Published on July 12th, 2014 | by Margaret Pardoe0
NICE Advice for Obesity and Diabetes
“You are what you eat”
According to NICE (National Institute of Health and Care Excellence) 25% of adults are now obese in the UK.
And obesity costs the NHS (National Health Service) £5.1 billion annually.
Added to that, 42% of men and 32% of women are considered to be overweight.
Paradoxically, as the weight loss industry increases, the success rates of people losing weight appear to be decreasing, and both obesity and Type 2 diabetes are being described as epidemics!
Those figures are going to be higher in the US, and so although our NICE guidelines don’t affect you directly, it’s still worth reading on…..
At the moment, weight loss surgery, aka bariatric surgery, is used as a last resort to treat people who are dangerously obese and is only available on the NHS to treat people with potentially life-threatening obesity when other treatments have failed.
Currently that’s about 8000 annually, having either a Gastric Band, where a band is used to reduce stomach size so you feel full with less food. Or Gastric Bypass, where the digestive system is re-routed past most of the stomach so less food is digested.
But we don’t just have an obesity epidemic, we also have an epidemic of Type 2 diabetes – which is closely linked to lifestyle and obesity! And around 10% of the NHS budget is spent on diabetes
The inability to control blood sugar levels can result in blindness, amputations and nerve damage. And it is on these complications that the majority of the budget is spent. So an expansion of weight loss surgery in England is being proposed to tackle this epidemic of type 2 diabetes.
New draft guidelines from NICE aim to reduce serious complications as the disease progresses, which is what is actually causing the spiraling costs. And there is now substantial evidence indicating that a gastric bypass improves symptoms in around 60% of patients.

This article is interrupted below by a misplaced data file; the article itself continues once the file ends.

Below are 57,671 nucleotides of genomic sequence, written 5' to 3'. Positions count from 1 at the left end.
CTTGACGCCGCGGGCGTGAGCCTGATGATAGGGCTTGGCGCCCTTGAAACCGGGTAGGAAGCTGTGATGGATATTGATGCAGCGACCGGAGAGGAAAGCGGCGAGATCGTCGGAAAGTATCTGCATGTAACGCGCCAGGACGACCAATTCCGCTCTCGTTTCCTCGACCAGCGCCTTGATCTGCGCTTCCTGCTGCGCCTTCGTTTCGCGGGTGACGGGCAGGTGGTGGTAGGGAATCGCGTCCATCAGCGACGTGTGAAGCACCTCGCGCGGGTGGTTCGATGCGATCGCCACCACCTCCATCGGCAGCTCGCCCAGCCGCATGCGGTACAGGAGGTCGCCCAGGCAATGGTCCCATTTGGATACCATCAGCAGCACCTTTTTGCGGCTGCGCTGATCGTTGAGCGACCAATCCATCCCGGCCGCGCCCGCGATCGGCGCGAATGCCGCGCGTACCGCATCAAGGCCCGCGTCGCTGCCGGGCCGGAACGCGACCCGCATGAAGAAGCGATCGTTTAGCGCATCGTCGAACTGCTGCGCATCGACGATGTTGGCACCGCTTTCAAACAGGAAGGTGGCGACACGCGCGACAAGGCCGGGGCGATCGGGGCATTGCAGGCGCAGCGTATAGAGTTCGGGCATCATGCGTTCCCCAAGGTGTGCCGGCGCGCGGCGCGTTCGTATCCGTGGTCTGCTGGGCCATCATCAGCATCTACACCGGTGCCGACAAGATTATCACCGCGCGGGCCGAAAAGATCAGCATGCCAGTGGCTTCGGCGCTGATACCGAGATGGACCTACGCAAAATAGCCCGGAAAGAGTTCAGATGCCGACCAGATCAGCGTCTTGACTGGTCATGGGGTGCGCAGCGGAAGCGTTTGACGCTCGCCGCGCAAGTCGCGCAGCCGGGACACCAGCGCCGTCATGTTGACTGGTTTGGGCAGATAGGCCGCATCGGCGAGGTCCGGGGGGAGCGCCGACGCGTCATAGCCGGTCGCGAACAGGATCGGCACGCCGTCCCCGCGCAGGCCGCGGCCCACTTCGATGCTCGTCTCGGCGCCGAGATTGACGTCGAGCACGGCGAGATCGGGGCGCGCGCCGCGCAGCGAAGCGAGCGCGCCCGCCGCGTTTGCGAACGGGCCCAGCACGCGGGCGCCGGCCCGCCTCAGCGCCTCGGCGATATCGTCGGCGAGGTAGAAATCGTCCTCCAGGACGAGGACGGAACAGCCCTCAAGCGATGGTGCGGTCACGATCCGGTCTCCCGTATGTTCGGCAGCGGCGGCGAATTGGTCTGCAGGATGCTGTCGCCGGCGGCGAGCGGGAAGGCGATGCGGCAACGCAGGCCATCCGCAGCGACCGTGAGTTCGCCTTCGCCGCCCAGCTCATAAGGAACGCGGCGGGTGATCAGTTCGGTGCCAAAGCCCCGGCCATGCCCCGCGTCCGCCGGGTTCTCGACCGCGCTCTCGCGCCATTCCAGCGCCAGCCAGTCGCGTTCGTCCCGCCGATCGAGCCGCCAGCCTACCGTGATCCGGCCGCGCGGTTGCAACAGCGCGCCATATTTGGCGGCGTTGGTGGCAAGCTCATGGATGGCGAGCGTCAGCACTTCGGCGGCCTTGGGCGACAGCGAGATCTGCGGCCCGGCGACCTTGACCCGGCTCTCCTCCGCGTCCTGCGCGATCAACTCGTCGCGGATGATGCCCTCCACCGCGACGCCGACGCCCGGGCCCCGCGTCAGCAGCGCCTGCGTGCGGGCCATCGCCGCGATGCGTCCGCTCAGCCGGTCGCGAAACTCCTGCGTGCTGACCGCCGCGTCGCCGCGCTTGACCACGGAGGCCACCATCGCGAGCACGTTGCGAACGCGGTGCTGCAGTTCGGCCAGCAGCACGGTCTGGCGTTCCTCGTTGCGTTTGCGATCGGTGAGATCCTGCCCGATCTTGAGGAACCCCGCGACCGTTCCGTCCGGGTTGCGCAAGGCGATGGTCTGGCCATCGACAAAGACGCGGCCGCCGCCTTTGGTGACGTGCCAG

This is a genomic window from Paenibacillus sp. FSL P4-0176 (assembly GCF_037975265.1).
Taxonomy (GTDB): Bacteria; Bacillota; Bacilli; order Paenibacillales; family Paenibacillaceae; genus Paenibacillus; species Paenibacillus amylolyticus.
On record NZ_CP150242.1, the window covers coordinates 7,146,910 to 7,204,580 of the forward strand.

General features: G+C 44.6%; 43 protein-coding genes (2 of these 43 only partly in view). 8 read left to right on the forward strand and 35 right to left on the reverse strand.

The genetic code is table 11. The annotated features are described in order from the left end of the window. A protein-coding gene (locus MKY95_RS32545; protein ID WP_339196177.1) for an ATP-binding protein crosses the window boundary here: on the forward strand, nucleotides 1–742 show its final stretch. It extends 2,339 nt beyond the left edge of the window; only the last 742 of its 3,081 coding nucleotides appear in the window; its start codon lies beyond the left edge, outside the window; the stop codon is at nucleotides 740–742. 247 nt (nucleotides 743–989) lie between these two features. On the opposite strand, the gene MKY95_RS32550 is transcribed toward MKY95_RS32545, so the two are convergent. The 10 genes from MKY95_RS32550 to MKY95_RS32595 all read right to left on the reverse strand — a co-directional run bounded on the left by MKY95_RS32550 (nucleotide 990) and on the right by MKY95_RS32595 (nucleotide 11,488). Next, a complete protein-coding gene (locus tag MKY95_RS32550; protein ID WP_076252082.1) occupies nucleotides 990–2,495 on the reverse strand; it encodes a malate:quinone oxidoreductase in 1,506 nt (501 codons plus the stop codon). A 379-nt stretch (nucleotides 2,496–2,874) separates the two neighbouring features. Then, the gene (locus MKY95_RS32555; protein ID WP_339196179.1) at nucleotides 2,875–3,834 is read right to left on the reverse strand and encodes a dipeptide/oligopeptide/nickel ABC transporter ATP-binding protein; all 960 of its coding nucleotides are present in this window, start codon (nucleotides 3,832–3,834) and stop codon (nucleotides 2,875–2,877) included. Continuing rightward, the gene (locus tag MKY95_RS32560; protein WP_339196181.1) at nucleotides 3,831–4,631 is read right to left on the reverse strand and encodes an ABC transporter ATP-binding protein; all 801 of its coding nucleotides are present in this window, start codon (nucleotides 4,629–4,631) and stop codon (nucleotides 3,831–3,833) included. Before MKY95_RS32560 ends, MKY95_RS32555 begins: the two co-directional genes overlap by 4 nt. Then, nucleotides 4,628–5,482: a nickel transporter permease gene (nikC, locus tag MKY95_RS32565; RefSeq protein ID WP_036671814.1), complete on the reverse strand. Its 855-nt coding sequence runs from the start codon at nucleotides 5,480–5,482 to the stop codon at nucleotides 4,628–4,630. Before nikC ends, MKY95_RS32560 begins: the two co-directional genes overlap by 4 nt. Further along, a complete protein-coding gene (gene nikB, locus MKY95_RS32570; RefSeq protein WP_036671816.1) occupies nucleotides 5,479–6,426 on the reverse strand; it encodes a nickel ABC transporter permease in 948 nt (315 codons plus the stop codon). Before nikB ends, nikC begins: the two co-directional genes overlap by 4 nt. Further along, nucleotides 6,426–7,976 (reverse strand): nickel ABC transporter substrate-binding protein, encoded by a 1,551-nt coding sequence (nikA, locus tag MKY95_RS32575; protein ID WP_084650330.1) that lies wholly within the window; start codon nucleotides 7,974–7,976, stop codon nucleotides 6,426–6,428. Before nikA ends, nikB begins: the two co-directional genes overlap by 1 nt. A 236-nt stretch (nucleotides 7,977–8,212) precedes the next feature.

This new guidance from NICE is that people who have been diagnosed in the past decade and have a BMI over 35 should be assessed for surgery.
Guidelines also suggest that doctors should consider individuals with a BMI of 30 or more on a case-by-case basis.
Diabetes UK says around 460,000 people will meet the criteria for automatic assessment, increasing to 850,000 when those with a BMI of 30 are added. NICE believes the numbers may be much higher.
However, Prof Mark Baker, who drafted the guidelines, states that “The first line of attack will be diet and exercise and we would expect clinicians to consider the risks and benefits of surgery for patients.” He also went on to say that there were people who would not be operated on because of age. When interviewed on “Today”, he said that evidence showed “relatively early bariatric surgery in the course of [overweight people’s] disease can make their diabetes much easier to manage, and in a proportion of cases actually reverse the diagnosis”.
In the UK, the surgery costs between £3,000 and £15,000 and there are worries that the NHS will not be able to afford this sudden rise in cases eligible for treatment, even if there are savings in the long term.
Is surgery the best option for weight loss? What do you think?
And what’s your BMI? Check it out at http://www.bitesizeweightloss.com